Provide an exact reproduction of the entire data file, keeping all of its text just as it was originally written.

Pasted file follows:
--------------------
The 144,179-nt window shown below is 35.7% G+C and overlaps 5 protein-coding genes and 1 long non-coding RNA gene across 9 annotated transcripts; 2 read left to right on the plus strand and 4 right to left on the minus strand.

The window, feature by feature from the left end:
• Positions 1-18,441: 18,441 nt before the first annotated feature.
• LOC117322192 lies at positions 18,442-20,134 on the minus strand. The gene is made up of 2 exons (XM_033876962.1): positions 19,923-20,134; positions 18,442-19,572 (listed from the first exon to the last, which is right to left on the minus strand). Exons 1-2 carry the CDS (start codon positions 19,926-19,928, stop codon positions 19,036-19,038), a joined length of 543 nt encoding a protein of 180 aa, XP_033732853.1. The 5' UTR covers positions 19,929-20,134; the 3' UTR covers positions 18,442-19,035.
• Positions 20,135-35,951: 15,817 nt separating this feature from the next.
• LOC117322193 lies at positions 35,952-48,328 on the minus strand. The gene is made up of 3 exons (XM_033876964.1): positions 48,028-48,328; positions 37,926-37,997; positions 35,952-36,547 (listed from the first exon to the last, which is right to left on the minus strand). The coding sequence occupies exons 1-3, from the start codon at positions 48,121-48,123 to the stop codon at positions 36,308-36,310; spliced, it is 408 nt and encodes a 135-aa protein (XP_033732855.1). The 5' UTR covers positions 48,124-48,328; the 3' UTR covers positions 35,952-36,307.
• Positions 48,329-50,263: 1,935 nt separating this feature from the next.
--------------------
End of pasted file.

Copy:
The 144,179-nt window shown below is 35.7% G+C and overlaps 5 protein-coding genes and 1 long non-coding RNA gene across 9 annotated transcripts; 2 read left to right on the plus strand and 4 right to left on the minus strand.

The window, feature by feature from the left end:
• Positions 1-18,441: 18,441 nt before the first annotated feature.
• LOC117322192 lies at positions 18,442-20,134 on the minus strand. The gene is made up of 2 exons (XM_033876962.1): positions 19,923-20,134; positions 18,442-19,572 (listed from the first exon to the last, which is right to left on the minus strand). Exons 1-2 carry the CDS (start codon positions 19,926-19,928, stop codon positions 19,036-19,038), a joined length of 543 nt encoding a protein of 180 aa, XP_033732853.1. The 5' UTR covers positions 19,929-20,134; the 3' UTR covers positions 18,442-19,035.
• Positions 20,135-35,951: 15,817 nt separating this feature from the next.
• LOC117322193 lies at positions 35,952-48,328 on the minus strand. The gene is made up of 3 exons (XM_033876964.1): positions 48,028-48,328; positions 37,926-37,997; positions 35,952-36,547 (listed from the first exon to the last, which is right to left on the minus strand). The coding sequence occupies exons 1-3, from the start codon at positions 48,121-48,123 to the stop codon at positions 36,308-36,310; spliced, it is 408 nt and encodes a 135-aa protein (XP_033732855.1). The 5' UTR covers positions 48,124-48,328; the 3' UTR covers positions 35,952-36,307.
• Positions 48,329-50,263: 1,935 nt separating this feature from the next.